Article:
23 Smith A, Kaufman F, Sandy MS, Cardenas A. Cannabis Exposure During Critical Windows of Development: Epigenetic and Molecular Pathways Implicated in Neuropsychiatric Disease. Curr Environ Health Rep 2020;7:325-342. doi:10.1007/s40572-020-00275-4

24 Reece AS, Hulse GK. Chromothripsis and epigenomics complete causality criteria for cannabis- and addiction-connected carcinogenicity, congenital toxicity and heritable genotoxicity. Mutat Res 2016;789:15-25. doi: 10.1016/j.mrfmmm.2016.05.002

25 Murphy SK, Itchon-Ramos N, Visco Z, Huang Z et coll. Cannabinoid exposure and altered DNA
methylation in rat and human sperm. Epigenetics 2018; 13:1208-21. doi:10.1080/15592294.2018.1554521

26 Young-Wolff KC, Ray GT, Alexeeff SE, et al. Rates of Prenatal Cannabis Use Among Pregnant Women Before and During the COVID-19 Pandemic. JAMA. 2021;326:1745-1747. doi:10.1001/jama.2021.16328

27 Jarlenski M, Tarr JA, Holland CL, Farrell D, Chang JC. Pregnant Women's Access to Information About Perinatal Marijuana Use: A Qualitative Study. Womens Health Issues. 2016;26(4):452-459. doi:10.1016/j.whi.2016.03.010

28 Dickson B, Mansfield C, Guiahi M, et al. Recommendations From Cannabis Dispensaries About First-Trimester Cannabis Use. Obstet Gynecol. 2018;131(6):1031-1038. doi:10.1097/AOG.0000000000002619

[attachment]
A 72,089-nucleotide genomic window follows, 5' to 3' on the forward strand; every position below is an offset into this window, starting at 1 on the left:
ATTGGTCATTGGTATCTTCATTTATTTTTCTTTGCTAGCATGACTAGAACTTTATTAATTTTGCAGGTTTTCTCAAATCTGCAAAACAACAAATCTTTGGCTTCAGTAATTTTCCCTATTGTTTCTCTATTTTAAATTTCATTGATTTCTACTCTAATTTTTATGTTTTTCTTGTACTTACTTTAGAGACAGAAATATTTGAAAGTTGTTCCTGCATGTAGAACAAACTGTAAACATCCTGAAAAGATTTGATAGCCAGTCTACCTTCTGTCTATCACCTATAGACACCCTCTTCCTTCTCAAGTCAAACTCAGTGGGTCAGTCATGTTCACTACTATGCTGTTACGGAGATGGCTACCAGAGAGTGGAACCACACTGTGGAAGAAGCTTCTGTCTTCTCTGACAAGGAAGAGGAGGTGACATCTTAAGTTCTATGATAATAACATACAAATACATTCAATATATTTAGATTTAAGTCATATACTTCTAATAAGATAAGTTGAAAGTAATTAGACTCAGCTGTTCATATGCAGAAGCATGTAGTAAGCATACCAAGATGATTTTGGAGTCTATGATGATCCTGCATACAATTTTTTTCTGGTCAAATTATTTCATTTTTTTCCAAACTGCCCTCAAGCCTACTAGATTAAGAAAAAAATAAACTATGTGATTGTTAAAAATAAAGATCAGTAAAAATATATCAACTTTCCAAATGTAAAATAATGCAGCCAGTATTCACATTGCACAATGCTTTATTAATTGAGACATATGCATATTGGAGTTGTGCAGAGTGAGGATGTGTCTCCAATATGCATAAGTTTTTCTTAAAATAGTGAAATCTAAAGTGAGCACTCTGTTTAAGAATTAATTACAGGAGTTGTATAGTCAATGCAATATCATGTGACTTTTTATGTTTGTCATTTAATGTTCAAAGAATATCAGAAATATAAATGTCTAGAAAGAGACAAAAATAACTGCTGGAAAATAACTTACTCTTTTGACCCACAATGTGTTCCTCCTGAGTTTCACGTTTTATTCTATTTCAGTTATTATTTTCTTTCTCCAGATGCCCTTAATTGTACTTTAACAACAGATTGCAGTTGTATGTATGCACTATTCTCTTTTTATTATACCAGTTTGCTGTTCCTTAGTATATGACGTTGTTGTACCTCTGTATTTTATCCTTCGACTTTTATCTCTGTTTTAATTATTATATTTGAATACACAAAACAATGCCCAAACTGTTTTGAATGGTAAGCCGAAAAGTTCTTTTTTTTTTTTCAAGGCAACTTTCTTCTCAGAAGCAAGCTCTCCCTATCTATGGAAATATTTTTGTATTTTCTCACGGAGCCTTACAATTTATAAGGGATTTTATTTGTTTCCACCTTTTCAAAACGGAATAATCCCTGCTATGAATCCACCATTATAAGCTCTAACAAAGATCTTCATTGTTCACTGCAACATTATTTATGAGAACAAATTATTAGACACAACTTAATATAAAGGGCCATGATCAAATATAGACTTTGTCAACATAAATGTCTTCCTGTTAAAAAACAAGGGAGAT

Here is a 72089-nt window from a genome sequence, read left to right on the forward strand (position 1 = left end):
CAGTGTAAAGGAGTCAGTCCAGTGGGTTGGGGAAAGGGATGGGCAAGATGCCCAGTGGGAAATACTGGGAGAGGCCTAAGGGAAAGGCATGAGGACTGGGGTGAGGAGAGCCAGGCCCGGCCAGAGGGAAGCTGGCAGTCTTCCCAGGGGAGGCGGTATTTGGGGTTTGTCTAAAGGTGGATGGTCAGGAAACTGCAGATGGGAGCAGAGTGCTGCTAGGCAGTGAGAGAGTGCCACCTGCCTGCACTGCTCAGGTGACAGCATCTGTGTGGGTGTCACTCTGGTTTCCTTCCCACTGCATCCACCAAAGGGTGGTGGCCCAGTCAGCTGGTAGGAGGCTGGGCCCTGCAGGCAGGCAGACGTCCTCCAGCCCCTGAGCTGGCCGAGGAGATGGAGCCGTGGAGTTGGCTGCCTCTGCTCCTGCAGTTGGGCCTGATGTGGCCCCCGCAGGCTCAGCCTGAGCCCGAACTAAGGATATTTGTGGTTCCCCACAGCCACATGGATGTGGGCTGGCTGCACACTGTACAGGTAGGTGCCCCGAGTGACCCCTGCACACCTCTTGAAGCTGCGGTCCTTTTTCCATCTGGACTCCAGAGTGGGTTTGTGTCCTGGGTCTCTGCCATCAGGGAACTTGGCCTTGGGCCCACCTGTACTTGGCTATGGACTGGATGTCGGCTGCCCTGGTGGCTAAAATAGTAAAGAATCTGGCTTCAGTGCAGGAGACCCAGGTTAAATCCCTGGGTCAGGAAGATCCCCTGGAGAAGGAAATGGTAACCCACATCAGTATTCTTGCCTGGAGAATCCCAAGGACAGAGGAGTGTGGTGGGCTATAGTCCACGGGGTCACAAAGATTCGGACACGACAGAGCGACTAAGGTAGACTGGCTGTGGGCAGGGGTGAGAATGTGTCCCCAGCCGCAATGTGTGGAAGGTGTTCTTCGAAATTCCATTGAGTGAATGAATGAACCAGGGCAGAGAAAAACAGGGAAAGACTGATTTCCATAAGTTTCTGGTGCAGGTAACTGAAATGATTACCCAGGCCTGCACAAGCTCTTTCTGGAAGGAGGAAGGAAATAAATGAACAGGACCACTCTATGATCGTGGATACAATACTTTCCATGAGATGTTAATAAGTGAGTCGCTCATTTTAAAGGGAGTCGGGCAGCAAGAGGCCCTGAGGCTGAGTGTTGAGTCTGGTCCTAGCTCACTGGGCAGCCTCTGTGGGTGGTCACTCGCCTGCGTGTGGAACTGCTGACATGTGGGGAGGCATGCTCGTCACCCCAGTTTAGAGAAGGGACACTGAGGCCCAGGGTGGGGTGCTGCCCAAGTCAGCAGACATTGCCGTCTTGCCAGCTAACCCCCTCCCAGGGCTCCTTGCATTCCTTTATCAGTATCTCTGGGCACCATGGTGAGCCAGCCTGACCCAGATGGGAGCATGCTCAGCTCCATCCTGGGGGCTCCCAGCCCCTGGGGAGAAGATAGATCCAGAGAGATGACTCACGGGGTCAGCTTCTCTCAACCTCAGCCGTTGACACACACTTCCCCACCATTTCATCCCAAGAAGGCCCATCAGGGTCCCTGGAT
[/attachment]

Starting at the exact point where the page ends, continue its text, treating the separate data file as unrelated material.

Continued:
U.S. Food and Drug Administration.
What You Should Know About Using Cannabis, Including CBD, When Pregnant or Breastfeeding. Consumers updates
16 October 2019. Available at accessed 9 February 2022.

30 Committee on Obstetric Practice. Committee opinion no. 722: marijuana use during pregnancy and lactation. Obstet Gynecol 2017;130:e205-9. doi:10.1097/AOG.0000000000002354

31 Ryan SA, Ammerman SD, O’Connor ME; Committee on Substance Use and Prevention. Marijuana use during pregnancy and breastfeeding: implications for neonatal and childhood outcomes. Pediatrics 2018;e20181889A. doi:10.1542/peds.2018-1889A

Competing interests: No competing interests

11 February 2022
Alain Braillon
Previously senior consultant.
Susan Bewley (Department of Women & Children's Health, King's College London, London, UK)
80000 Amiens, France